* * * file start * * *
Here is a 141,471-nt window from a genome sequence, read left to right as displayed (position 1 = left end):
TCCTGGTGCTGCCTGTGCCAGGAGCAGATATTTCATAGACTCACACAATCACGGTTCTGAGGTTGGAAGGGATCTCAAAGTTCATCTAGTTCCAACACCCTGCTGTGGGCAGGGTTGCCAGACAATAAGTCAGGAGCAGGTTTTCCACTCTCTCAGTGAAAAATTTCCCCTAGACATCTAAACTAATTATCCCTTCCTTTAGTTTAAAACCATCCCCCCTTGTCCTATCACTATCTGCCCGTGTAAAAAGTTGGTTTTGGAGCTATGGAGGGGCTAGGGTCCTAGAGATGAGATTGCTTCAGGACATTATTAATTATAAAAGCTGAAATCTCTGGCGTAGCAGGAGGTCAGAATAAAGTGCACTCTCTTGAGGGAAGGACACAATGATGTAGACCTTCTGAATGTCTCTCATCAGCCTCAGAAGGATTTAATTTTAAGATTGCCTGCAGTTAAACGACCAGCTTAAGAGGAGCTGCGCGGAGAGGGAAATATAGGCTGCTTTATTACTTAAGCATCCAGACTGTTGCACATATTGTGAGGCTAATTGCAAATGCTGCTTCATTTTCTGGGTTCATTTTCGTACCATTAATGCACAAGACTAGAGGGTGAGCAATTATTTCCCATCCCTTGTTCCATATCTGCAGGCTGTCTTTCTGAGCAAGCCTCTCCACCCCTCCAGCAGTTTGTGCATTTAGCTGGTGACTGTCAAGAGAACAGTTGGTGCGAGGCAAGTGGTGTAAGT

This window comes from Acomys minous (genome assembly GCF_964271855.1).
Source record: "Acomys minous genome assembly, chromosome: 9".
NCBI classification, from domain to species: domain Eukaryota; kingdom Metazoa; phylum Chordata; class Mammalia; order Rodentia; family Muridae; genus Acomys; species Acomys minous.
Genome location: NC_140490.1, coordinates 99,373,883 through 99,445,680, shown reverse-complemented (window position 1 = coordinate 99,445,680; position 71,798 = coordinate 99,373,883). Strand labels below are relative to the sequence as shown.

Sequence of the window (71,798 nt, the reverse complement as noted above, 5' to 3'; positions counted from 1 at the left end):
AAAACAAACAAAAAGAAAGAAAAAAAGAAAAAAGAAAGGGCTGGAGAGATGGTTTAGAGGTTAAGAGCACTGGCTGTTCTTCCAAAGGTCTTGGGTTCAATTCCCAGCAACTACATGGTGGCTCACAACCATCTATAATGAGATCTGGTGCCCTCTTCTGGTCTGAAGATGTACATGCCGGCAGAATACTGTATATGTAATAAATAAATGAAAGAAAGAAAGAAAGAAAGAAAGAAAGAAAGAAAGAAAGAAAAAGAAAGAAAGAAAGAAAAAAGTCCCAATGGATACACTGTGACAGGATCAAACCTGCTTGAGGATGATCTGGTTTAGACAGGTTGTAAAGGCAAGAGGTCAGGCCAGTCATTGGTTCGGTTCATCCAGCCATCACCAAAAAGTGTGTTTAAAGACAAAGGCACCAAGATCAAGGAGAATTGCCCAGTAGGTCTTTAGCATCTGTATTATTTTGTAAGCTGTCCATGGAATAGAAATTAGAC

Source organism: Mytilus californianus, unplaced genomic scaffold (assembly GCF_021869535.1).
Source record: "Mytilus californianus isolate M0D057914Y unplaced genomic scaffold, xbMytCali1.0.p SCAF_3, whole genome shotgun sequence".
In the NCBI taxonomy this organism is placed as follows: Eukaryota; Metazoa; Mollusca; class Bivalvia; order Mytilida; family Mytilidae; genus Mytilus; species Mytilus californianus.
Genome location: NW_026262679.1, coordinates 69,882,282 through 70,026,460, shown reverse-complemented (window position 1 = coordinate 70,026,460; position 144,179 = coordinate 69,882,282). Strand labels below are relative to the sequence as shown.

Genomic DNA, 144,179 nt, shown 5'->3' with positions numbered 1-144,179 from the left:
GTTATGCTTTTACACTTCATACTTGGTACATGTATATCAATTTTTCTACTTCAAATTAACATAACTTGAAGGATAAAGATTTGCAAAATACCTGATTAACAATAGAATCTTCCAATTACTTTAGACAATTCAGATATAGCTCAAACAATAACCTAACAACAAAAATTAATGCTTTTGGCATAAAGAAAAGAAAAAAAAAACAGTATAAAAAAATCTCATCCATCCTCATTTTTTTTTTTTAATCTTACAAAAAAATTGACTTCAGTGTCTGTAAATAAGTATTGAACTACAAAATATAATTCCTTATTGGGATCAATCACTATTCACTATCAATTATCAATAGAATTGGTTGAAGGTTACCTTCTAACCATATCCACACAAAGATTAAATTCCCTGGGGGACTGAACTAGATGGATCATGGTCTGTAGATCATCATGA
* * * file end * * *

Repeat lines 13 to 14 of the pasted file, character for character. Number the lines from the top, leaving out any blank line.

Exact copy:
Genomic DNA, 144,179 nt, shown 5'->3' with positions numbered 1-144,179 from the left:
GTTATGCTTTTACACTTCATACTTGGTACATGTATATCAATTTTTCTACTTCAAATTAACATAACTTGAAGGATAAAGATTTGCAAAATACCTGATTAACAATAGAATCTTCCAATTACTTTAGACAATTCAGATATAGCTCAAACAATAACCTAACAACAAAAATTAATGCTTTTGGCATAAAGAAAAGAAAAAAAAAACAGTATAAAAAAATCTCATCCATCCTCATTTTTTTTTTTTAATCTTACAAAAAAATTGACTTCAGTGTCTGTAAATAAGTATTGAACTACAAAATATAATTCCTTATTGGGATCAATCACTATTCACTATCAATTATCAATAGAATTGGTTGAAGGTTACCTTCTAACCATATCCACACAAAGATTAAATTCCCTGGGGGACTGAACTAGATGGATCATGGTCTGTAGATCATCATGA